<link rel="stylesheet" href="{% getBundleFileUrl 'css', 'defer' %}">
	<!-- This goes into a `default` bucket -->
	{% css %}/* Inline in the head, great with @font-face! */{% endcss %}
	<!-- This goes into a `defer` bucket (the bucket can be any string value) -->
	{% css "defer" %}/* Load me later */{% endcss %}
<!-- … -->


SVG Icon Library

Here svg is an asset bucket on the html bundle.

<svg width="0" height="0" aria-hidden="true" style="position: absolute;">
	<defs>{% getBundle "html", "svg" %}</defs>

<!-- And anywhere on your page you can add icons to the set -->
{% html "svg" %}
<g id="icon-close"><path d="" /></g>
{% endhtml %}

And now you can use `icon-close` in as many SVG instances as you’d like (without repeating the heftier SVG content).

<svg><use xlink:href="#icon-close"></use></svg>
<svg><use xlink:href="#icon-close"></use></svg>
<svg><use xlink:href="#icon-close"></use></svg>
<svg><use xlink:href="#icon-close"></use></svg>

React Helmet-style <head> additions

This might exist in an Eleventy layout file:

	{% getBundle "html", "head" %}

And then in your content you might want to page-specific preconnect:

{% html "head" %}
<link href="https://v1.opengraph.11ty.dev" rel="preconnect" crossorigin>
{% endhtml %}

Bundle Sass with the Render Plugin

You can render template syntax inside of the {% css %} shortcode too, if you’d like to do more advanced things using Eleventy template types.

This example assumes you have added the Render plugin and the scss custom template type to your Eleventy configuration file.

{% css %}
  {% renderTemplate "scss" %}
  h1 { .test { color: red; } }
  {% endrenderTemplate %}
{% endcss %}

Now the compiled Sass is available in your default bundle and will show up in getBundle and getBundleFileUrl.

Use with WebC

Starting with @11ty/eleventy-plugin-webc@0.9.0 (track at issue #48) this plugin is used by default in the Eleventy WebC plugin. Specifically, WebC Bundler Mode now uses the bundle plugin under the hood.

To add CSS to a bundle in WebC, you would use a <style> element in a WebC page or component:

<style>/* This is bundled. */</style>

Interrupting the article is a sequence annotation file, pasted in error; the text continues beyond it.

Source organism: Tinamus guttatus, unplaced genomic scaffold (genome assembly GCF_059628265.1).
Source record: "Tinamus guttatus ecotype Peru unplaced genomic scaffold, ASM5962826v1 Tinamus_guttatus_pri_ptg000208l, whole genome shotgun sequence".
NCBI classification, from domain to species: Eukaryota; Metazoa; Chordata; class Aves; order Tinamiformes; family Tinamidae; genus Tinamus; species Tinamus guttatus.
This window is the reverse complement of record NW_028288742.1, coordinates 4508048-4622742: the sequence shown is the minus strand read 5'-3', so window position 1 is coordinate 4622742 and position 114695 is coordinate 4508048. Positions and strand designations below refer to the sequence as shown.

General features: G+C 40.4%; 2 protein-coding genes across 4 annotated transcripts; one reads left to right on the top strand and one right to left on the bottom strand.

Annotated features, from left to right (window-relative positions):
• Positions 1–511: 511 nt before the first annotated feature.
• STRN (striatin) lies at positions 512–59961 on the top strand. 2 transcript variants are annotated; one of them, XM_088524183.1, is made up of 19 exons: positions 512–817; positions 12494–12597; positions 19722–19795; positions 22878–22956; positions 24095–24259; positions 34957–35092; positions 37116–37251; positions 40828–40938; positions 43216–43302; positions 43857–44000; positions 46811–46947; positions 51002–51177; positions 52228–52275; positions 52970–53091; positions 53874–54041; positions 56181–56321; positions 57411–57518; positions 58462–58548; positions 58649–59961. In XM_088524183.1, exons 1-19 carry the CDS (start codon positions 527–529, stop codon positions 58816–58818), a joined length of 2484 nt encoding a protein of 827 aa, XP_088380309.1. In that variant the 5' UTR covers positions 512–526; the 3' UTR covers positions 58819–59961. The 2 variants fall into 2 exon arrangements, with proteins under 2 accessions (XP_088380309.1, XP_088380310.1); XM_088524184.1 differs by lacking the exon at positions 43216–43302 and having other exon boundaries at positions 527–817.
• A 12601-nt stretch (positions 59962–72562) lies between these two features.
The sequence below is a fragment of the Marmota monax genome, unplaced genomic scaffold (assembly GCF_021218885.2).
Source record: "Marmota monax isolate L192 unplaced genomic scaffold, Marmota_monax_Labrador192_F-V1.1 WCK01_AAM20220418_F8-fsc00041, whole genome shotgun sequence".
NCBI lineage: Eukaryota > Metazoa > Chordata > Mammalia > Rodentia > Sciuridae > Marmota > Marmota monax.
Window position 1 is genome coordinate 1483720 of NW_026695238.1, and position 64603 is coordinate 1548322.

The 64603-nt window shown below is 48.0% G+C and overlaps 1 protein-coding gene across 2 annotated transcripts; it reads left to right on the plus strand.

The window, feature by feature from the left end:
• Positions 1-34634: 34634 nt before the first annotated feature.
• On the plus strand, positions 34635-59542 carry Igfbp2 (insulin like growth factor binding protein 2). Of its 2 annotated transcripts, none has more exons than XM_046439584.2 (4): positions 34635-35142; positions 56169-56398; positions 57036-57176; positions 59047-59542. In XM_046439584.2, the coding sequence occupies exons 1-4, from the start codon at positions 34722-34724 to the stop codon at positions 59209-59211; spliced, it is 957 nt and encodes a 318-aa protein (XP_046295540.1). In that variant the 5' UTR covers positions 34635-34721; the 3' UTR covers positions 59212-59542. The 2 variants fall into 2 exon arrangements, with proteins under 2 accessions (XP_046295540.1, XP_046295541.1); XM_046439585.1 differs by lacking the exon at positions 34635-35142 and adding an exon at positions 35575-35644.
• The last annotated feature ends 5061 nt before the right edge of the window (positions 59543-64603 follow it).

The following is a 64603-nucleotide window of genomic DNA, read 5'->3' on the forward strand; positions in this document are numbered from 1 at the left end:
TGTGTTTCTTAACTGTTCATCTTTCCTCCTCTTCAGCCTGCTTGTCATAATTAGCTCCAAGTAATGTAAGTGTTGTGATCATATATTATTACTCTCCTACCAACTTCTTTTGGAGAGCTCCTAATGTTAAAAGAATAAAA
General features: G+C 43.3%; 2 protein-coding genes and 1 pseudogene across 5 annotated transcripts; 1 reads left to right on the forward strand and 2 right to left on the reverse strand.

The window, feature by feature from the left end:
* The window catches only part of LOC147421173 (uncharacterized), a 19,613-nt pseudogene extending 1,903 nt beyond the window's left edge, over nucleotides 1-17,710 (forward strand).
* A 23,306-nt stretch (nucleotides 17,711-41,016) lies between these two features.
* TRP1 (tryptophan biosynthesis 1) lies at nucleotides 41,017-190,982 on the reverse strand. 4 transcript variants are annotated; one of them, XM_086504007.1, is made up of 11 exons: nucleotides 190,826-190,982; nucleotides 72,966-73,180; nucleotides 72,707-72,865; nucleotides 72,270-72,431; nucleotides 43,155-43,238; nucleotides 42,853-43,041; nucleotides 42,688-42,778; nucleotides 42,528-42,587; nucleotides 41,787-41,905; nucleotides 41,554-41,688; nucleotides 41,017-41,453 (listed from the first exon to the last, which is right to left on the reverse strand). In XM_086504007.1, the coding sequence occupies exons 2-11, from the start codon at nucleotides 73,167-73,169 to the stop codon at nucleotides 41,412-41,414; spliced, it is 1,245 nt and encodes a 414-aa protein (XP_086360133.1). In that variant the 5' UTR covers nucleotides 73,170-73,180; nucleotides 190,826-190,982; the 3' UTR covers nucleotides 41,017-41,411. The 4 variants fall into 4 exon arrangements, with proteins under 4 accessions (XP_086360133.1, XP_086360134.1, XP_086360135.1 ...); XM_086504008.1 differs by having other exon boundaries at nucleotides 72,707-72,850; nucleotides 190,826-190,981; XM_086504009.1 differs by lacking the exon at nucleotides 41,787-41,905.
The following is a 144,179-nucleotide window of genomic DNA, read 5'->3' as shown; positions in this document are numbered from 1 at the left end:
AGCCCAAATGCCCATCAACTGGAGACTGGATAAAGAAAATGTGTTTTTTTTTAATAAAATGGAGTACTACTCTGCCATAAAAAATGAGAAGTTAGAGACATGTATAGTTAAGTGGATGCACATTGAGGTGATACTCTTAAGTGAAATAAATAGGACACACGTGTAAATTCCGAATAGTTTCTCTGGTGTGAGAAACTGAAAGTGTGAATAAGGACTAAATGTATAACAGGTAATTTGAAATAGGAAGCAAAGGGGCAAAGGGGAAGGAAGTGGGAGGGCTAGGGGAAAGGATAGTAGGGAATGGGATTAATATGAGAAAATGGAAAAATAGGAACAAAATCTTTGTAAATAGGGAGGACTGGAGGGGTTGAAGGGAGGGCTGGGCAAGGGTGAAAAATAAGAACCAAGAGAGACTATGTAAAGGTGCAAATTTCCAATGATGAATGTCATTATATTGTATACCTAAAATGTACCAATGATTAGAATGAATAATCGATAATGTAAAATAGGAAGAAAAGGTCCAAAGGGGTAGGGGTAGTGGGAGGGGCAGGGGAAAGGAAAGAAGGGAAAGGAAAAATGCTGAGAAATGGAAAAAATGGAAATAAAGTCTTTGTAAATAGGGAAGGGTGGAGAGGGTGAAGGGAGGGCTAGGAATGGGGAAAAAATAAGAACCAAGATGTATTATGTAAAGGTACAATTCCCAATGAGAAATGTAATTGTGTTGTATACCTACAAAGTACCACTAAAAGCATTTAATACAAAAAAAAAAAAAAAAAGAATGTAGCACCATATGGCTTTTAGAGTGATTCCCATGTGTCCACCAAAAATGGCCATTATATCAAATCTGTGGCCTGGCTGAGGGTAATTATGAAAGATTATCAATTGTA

<style webc:keep>/* Do not bundle me—leave as is */</style>

To add JS to a page bundle in WebC, you would use a <script> element in a WebC page or component:

<script>/* This is bundled. */</script>
<script webc:keep>/* Do not bundle me—leave as is */</script>
  • Existing calls via WebC helpers getCss or getJs (e.g. <style @raw="getCss(page.url)">) have been wired up to getBundle (for "css" and "js" respectively) automatically.
    • For consistency, you may prefer using the bundle plugin method names everywhere: <style @raw="getBundle('css')"> and <script @raw="getBundle('js')"> both work fine.
  • Outside of WebC, the Universal Filters webcGetCss and webcGetJs were available to access CSS and JS bundles but are considered deprecated in favor of the getBundle Universal Shortcode ({% getBundle "css" %} and {% getBundle "js" %} respectively).

Modify the bundle output

You can wire up your own async-friendly callbacks to transform the bundle output too. Here’s a quick example of postcss integration.

const bundlerPlugin = require("@11ty/eleventy-plugin-bundle");
const postcss = require("postcss");
const postcssNested = require("postcss-nested");

module.exports = function(eleventyConfig) {
	eleventyConfig.addPlugin(bundlerPlugin, {
		transforms: [
			async function(content) {
				// this.type returns the bundle name.
				if (this.type === 'css') {
					// Same as Eleventy transforms, this.page is available here.
					let result = await postcss([postcssNested]).process(content, { from: this.page.inputPath, to: null });
					return result.css;

				return content;

Bundling on the Edge

Coming soon

Advanced options:

Add your own bundle type

If you’d like to add your own bundle types (in addition to the guaranteed types: css, js, and html), you can do so:

const bundlerPlugin = require("@11ty/eleventy-plugin-bundle");

module.exports = function(eleventyConfig) {
	eleventyConfig.addPlugin(bundlerPlugin, {
		bundles: ["possum"]

This does two things:

  1. creates a new possum shortcode for adding arbitrary code to this bundle
  2. adds "possum" as an eligible type argument to getBundle and getBundleFileUrl


Bundles do not support nesting or recursion (yet?). If this will be useful to you, please file an issue!


npm i @11ty/eleventy-plugin-bundle